The Biden administration has approved the 800-megawatt, US$3-billion Vineyard Wind project off the Massachusetts coast, the United States’ first utility-scale offshore wind farm and a key plank of the new White House effort to shift the country’s electricity system to renewables.
The 84-turbine project will be located off Martha’s Vineyard, near Cape Cod, The Associated Press reports.
“The approval of the project, which could be completed in about two years, came after decades of debate about the sustainability of U.S. offshore wind,” the news agency writes. “Secretary of the Interior Deb Haaland said the approval will create thousands of jobs and is a step toward President Joe Biden’s plan for 30 gigawatts of offshore wind by 2030.”
The project “will create jobs that will support families, boost local economies, and address climate injustice,” Haaland said. “More importantly, it will create a new generation of clean energy jobs and leave a livable planet for future generations.”
Vineyard Wind “would dwarf the scale of the country’s two existing wind farms, off the coasts of Virginia and Rhode Island,” which produce a combined 42 megawatts of electricity, the New York Times writes. “The effort fuses the administration’s goal of cutting planet-warming greenhouse gas emissions with its promise that renewable energy will create new economic opportunities,” with the expectation that offshore wind will produce $12 billion per year in private investment and create 77,000 direct and indirect jobs this decade.
AP notes that the approval “follows the scrapped Cape Wind project, which failed after opposition from some high-profile liberals and conservatives alike. Supporters of Vineyard Wind have said the newer project is better sited than Cape Wind, which would’ve been closer to shore, and that it’s more in tune with today’s political climate,” although it’s still running into opposition from commercial fishing operators in the area.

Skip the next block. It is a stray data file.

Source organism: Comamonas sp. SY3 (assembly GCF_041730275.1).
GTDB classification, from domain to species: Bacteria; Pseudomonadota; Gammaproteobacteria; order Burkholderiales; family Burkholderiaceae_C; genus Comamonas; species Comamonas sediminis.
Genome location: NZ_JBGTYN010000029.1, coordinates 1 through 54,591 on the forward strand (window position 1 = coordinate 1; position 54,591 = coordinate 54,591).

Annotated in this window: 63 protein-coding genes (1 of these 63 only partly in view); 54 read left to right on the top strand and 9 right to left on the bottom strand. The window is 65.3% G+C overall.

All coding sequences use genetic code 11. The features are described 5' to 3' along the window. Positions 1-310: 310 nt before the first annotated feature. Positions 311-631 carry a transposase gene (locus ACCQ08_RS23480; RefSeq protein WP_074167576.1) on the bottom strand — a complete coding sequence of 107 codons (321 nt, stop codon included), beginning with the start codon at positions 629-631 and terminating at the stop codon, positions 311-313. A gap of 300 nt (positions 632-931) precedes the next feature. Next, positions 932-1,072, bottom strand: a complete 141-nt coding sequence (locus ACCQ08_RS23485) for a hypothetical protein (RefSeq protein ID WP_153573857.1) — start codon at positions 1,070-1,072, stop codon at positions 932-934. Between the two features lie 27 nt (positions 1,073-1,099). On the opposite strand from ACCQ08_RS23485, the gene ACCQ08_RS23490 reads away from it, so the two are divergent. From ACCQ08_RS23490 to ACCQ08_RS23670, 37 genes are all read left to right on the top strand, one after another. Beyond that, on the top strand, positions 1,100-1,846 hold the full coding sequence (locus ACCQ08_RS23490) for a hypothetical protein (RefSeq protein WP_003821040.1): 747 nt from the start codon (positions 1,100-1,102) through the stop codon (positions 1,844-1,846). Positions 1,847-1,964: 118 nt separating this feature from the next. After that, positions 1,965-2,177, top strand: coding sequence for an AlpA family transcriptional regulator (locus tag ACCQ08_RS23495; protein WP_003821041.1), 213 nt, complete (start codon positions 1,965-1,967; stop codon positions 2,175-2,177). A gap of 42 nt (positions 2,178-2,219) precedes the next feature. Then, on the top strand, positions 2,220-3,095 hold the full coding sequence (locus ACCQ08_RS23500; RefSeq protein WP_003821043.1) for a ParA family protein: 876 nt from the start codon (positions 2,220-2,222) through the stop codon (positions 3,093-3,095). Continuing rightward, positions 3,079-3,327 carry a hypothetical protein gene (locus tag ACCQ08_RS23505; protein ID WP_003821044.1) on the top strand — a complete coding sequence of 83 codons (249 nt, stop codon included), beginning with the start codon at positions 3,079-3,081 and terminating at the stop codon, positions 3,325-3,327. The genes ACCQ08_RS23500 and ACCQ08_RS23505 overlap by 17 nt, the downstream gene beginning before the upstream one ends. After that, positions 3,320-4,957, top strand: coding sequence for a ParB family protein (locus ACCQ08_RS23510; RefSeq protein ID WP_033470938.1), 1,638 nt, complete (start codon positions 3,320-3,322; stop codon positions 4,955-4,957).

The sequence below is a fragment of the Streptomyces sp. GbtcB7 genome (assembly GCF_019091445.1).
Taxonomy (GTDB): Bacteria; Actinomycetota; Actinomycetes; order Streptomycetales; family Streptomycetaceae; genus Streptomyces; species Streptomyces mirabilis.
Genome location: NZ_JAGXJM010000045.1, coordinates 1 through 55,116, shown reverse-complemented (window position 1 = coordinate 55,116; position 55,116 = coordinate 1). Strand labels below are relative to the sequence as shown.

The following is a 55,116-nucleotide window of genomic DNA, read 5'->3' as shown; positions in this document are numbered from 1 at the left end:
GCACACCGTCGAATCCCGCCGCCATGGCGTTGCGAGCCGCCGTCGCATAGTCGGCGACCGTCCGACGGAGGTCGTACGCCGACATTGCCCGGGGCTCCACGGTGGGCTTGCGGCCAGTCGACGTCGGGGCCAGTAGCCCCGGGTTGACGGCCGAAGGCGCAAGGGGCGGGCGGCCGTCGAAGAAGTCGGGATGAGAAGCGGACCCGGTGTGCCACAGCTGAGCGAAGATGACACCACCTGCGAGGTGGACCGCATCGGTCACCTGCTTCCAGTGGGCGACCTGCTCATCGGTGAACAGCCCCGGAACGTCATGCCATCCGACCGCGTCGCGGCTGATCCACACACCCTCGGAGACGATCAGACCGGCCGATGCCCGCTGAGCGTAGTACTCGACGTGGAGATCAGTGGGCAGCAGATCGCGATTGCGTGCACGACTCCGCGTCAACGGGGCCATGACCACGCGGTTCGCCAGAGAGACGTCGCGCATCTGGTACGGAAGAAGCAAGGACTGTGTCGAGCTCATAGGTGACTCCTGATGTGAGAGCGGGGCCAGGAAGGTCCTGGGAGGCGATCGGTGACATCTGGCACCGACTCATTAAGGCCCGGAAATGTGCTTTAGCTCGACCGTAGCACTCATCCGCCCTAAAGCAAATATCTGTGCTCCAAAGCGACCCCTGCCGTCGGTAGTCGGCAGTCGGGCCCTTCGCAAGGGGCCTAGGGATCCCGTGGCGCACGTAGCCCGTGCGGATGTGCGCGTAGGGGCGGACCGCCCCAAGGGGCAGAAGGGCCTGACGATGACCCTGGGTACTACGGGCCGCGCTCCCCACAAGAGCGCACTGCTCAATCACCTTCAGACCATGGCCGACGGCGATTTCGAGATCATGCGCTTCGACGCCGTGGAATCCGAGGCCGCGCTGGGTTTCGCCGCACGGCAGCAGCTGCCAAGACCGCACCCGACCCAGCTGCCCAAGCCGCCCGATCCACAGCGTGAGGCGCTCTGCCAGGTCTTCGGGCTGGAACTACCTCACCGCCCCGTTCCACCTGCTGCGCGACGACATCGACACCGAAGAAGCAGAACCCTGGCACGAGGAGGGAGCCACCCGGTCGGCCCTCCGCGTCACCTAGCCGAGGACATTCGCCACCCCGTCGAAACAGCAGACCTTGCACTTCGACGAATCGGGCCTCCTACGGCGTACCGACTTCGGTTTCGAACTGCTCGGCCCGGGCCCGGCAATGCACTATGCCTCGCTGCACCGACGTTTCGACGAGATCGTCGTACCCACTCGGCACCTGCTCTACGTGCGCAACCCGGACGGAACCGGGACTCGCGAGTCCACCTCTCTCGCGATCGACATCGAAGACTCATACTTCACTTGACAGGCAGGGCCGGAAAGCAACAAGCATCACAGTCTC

“For the past decade, fishermen have participated in offshore wind meetings whenever they were asked and produced reasonable requests only to be met with silence,” said Anne Hawkins, executive director of the Responsible Offshore Development Alliance. “From this silence now emerges unilateral action and a clear indication that those in authority care more about multinational businesses and energy politics than our environment, domestic food sources, or U.S. citizens.”
The other “keystone” to the administration’s offshore wind strategy, AP says, is the proposed 1,100-MW Ocean Wind project off New Jersey.
Heather Zichal, a former advisor to then-president Barack Obama and now CEO of the American Clean Power Association, hailed the approval as a “historic day for clean energy and for our country”. She added that “now is the time to push forward on offshore wind, catch up to global competitors, and decarbonize our electric grid, so that the U.S. can deliver economic and environmental benefits to our citizens and combat climate change.”
“Some economists are skeptical that wind farms can create jobs on the scale predicted by the Biden administration,” The Times writes, since “the supply chain for wind farms—and the manufacturing jobs associated with it—is mostly located in Europe.” But “union leaders, heavily courted by the Biden administration, said they are optimistic that the large-scale projects could spur companies to manufacture massive wind turbines and related equipment in the United States.”
“I think it’s an important message that these jobs will be good union jobs with good wages and benefits,” Massachusetts Building Trades Council President Frank Callahan told the Times.